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CES 2020 roundup: All the business tech news you need to know

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CES was more exciting than ever this year. Key topics included 5G, AI, IoT, robotics, Wi-Fi 6, edge computing, automation, blockchain, quantum computing, privacy, AR, and VR.

CES 2020: Biggest tech trends spotted for business pros
From analytics and AI to 5G and Wi-Fi 6, here’s all the enterprise tech that took center stage at CES 2020.

CES 2020, which started January 7 and ended January 10 in Las Vegas, is one of the leading technology events of the year. More than 4,500 companies from across the globe participated in the four-day event and introduced thousands of new, innovative products.

TechRepublic’s Bill Detwiler, Teena Maddox, Karen Roby, and Derek Poore reported from Las Vegas. Keep checking this article for all of our CES 2020 coverage, which includes photos of the best and the weirdest tech, interviews with industry experts, Bill Detwiler’s Cracking Open live demo from the CNET stage, and much more. We will update this article when new content about CES publishes.

Must-see CES 2020 photo galleries

CES 2020: A first glimpse at the tech of CES Unveiled
Everything from a flying gondola, sex tech and a $7,000 smart toilet were revealed at CES Unveiled this year.

Photos: Top 10 sleep tech products at CES 2020
Counting sheep is so last year. Conference vendors filled the show floor with sleep tech that will ensure you get your requisite eight hours.

Photos: The weird, the wacky and the cool tech of CES 2020
This year didn’t disappoint when it came to the unusual and the cool. Everything from robot cats, $10,000 smart toilets and talking garbage cans were spotted on the show floor.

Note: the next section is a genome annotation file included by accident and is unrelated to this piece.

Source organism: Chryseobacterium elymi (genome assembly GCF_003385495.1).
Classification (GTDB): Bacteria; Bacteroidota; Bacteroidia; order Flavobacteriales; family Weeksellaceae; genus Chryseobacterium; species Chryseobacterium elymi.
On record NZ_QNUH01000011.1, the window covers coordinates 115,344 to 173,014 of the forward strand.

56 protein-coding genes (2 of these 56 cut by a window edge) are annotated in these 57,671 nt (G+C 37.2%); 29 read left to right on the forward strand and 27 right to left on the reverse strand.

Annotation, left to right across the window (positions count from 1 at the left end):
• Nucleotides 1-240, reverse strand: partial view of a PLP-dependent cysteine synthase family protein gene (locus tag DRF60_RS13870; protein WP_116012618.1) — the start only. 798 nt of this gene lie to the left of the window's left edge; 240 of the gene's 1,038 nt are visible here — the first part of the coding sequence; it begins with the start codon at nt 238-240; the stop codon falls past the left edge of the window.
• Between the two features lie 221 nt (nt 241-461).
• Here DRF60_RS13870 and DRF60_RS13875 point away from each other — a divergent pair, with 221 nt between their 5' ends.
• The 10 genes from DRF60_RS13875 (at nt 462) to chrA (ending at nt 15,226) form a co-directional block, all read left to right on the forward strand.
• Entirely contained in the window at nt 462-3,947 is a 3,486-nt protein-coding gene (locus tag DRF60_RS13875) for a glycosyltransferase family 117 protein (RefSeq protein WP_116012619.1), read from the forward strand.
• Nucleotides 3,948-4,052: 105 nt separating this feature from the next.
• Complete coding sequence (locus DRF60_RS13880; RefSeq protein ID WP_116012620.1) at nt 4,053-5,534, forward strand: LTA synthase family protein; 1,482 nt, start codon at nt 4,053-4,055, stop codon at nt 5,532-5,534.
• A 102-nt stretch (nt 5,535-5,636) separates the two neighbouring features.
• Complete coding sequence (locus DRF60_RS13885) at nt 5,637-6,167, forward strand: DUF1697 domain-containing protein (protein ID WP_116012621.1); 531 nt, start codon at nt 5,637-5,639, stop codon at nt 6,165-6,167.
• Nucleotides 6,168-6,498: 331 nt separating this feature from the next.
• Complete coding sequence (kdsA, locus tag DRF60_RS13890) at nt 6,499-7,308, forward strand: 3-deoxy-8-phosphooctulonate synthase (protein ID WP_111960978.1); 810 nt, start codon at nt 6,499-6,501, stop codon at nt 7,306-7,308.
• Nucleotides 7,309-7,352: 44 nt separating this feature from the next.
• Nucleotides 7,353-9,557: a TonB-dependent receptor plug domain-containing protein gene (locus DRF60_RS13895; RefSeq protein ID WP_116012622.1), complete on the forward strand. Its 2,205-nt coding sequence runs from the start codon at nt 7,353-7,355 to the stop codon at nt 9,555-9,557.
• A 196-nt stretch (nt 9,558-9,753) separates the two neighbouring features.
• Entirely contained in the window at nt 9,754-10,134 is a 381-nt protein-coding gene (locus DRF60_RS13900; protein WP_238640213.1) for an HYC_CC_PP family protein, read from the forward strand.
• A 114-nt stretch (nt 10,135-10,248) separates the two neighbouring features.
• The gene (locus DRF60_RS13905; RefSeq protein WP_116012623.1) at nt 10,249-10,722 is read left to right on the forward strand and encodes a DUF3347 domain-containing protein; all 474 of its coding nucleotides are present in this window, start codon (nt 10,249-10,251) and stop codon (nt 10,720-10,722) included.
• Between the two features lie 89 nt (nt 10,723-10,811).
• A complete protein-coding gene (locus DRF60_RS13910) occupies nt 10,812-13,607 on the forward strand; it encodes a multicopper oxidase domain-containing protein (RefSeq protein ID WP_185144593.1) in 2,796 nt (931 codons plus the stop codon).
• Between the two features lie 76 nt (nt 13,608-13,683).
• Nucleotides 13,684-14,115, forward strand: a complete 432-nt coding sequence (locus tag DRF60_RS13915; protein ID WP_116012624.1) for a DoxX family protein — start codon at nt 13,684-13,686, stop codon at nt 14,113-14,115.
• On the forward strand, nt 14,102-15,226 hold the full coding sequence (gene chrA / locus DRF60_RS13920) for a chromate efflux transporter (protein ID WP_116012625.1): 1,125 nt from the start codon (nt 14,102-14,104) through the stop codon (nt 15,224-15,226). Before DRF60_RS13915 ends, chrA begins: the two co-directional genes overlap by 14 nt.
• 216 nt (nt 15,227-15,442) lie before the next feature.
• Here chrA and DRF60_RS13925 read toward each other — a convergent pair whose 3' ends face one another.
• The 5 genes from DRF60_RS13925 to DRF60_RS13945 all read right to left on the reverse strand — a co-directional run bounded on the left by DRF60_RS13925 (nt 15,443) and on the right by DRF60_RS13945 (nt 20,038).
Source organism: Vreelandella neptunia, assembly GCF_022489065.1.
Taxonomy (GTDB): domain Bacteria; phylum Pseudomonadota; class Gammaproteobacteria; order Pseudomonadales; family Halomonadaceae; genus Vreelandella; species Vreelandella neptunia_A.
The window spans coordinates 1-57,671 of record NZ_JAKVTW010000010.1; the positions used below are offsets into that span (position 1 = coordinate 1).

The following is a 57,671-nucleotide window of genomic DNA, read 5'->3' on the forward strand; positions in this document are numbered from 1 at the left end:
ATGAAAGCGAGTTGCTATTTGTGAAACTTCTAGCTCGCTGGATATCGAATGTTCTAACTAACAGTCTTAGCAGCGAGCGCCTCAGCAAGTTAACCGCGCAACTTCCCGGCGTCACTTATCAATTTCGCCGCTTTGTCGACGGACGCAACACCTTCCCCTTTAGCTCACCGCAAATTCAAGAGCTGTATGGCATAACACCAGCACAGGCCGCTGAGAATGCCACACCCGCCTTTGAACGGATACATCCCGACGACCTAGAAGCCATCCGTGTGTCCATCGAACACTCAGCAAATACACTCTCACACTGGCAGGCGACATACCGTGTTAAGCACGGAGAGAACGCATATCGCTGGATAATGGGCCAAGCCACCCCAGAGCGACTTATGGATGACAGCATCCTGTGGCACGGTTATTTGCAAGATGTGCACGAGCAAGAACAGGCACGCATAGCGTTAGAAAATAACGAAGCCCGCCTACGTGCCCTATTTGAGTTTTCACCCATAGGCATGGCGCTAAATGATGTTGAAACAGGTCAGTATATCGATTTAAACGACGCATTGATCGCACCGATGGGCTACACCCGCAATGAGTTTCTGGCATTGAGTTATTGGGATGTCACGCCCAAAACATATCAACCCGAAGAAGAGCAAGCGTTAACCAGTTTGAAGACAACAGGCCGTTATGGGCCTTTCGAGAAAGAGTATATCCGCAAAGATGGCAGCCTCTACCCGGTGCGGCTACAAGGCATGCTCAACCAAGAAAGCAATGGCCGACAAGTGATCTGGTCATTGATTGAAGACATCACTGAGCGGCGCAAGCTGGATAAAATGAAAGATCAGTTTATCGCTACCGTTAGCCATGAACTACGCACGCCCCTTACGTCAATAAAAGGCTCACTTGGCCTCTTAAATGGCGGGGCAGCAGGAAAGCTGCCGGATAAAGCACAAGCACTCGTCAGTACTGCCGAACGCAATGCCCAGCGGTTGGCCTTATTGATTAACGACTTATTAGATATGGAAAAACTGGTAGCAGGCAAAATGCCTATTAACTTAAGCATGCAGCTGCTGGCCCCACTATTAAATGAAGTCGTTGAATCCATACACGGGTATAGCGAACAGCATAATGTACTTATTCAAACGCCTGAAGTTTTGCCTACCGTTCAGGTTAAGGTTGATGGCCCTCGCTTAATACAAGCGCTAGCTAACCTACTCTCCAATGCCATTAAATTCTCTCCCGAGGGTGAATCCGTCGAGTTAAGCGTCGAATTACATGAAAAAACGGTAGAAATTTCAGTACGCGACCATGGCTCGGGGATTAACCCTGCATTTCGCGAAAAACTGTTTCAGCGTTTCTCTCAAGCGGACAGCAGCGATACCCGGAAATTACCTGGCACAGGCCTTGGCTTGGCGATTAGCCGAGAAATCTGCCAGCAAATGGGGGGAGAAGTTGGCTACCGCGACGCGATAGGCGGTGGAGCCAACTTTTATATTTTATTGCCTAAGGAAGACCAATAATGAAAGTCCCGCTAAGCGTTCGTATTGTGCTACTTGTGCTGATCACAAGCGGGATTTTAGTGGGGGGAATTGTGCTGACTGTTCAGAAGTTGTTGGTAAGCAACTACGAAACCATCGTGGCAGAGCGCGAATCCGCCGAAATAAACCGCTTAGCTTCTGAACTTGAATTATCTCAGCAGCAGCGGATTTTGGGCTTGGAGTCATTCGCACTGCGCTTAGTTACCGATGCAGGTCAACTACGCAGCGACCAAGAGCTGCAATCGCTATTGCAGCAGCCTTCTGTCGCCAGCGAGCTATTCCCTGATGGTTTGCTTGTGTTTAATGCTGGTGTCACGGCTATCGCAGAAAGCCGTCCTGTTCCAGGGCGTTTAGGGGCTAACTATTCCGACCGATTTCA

Photos: Tech at CES 2020 that makes getting older easier
Health and wellness companies use radar to detect falls and hearing aid apps to isolate one voice in a crowd.

Photos: The 25 best products of CES 2020
There was truly something for everyone at this year’s CES in Las Vegas, whether you were looking for an electric SUV, a new smartwatch, a robot companion or simply a cool new gaming monitor.

Photos: The 10 best smart office products from CES 2020
Between smart cameras, intelligent apps, and ergonomic desks, these are the essential office products or business professionals.

Photos: The 13 most-fun tech finds at CES 2020
Yes, there were creepy robots and questionable (unnecessary) tech at CES 2020, but some pretty fun items were introduced. Here’s a quick look at our favorites.

SEE: CES 2020: The big trends for business (ZDNet/TechRepublic special feature)

Must-read CES 2020 articles

LG to unveil latest displays for airplanes and automobiles at CES 2020
LG is bringing OLED screens to homes, hotels, offices, autos, and jetliners.

CES 2020: Damon and BlackBerry QNX rev up for electric motorcycle release